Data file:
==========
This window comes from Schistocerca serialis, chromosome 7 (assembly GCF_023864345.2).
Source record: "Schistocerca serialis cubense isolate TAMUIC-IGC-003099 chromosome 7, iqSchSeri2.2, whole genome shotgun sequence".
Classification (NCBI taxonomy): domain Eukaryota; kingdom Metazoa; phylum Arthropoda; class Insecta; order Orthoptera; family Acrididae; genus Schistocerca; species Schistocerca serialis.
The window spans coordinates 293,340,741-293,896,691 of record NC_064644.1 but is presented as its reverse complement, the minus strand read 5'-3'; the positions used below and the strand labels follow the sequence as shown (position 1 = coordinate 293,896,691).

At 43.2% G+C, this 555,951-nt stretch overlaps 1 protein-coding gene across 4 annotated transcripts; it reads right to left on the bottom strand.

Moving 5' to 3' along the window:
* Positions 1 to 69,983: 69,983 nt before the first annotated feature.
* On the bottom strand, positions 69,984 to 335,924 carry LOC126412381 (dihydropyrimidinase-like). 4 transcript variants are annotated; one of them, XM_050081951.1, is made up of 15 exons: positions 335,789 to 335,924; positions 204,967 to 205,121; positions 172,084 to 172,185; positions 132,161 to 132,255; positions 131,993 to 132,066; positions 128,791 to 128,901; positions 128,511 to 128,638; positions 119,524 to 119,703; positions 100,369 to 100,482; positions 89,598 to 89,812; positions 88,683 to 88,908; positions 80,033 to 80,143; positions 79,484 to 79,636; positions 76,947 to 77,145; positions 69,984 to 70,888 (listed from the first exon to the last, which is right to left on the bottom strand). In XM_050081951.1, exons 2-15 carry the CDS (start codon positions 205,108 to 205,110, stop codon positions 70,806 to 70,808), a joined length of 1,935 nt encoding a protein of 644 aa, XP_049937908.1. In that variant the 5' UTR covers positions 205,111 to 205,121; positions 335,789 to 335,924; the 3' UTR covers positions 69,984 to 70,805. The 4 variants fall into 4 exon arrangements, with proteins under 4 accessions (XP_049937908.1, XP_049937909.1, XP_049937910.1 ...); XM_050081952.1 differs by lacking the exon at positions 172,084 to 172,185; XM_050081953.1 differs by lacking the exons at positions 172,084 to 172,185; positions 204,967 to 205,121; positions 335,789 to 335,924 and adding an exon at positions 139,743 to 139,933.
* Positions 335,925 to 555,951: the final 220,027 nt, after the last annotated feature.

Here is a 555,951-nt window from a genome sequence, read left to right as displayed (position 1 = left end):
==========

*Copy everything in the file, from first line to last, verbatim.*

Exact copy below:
This window comes from Schistocerca serialis, chromosome 7 (assembly GCF_023864345.2).
Source record: "Schistocerca serialis cubense isolate TAMUIC-IGC-003099 chromosome 7, iqSchSeri2.2, whole genome shotgun sequence".
Classification (NCBI taxonomy): domain Eukaryota; kingdom Metazoa; phylum Arthropoda; class Insecta; order Orthoptera; family Acrididae; genus Schistocerca; species Schistocerca serialis.
The window spans coordinates 293,340,741-293,896,691 of record NC_064644.1 but is presented as its reverse complement, the minus strand read 5'-3'; the positions used below and the strand labels follow the sequence as shown (position 1 = coordinate 293,896,691).

At 43.2% G+C, this 555,951-nt stretch overlaps 1 protein-coding gene across 4 annotated transcripts; it reads right to left on the bottom strand.

Moving 5' to 3' along the window:
* Positions 1 to 69,983: 69,983 nt before the first annotated feature.
* On the bottom strand, positions 69,984 to 335,924 carry LOC126412381 (dihydropyrimidinase-like). 4 transcript variants are annotated; one of them, XM_050081951.1, is made up of 15 exons: positions 335,789 to 335,924; positions 204,967 to 205,121; positions 172,084 to 172,185; positions 132,161 to 132,255; positions 131,993 to 132,066; positions 128,791 to 128,901; positions 128,511 to 128,638; positions 119,524 to 119,703; positions 100,369 to 100,482; positions 89,598 to 89,812; positions 88,683 to 88,908; positions 80,033 to 80,143; positions 79,484 to 79,636; positions 76,947 to 77,145; positions 69,984 to 70,888 (listed from the first exon to the last, which is right to left on the bottom strand). In XM_050081951.1, exons 2-15 carry the CDS (start codon positions 205,108 to 205,110, stop codon positions 70,806 to 70,808), a joined length of 1,935 nt encoding a protein of 644 aa, XP_049937908.1. In that variant the 5' UTR covers positions 205,111 to 205,121; positions 335,789 to 335,924; the 3' UTR covers positions 69,984 to 70,805. The 4 variants fall into 4 exon arrangements, with proteins under 4 accessions (XP_049937908.1, XP_049937909.1, XP_049937910.1 ...); XM_050081952.1 differs by lacking the exon at positions 172,084 to 172,185; XM_050081953.1 differs by lacking the exons at positions 172,084 to 172,185; positions 204,967 to 205,121; positions 335,789 to 335,924 and adding an exon at positions 139,743 to 139,933.
* Positions 335,925 to 555,951: the final 220,027 nt, after the last annotated feature.

Here is a 555,951-nt window from a genome sequence, read left to right as displayed (position 1 = left end):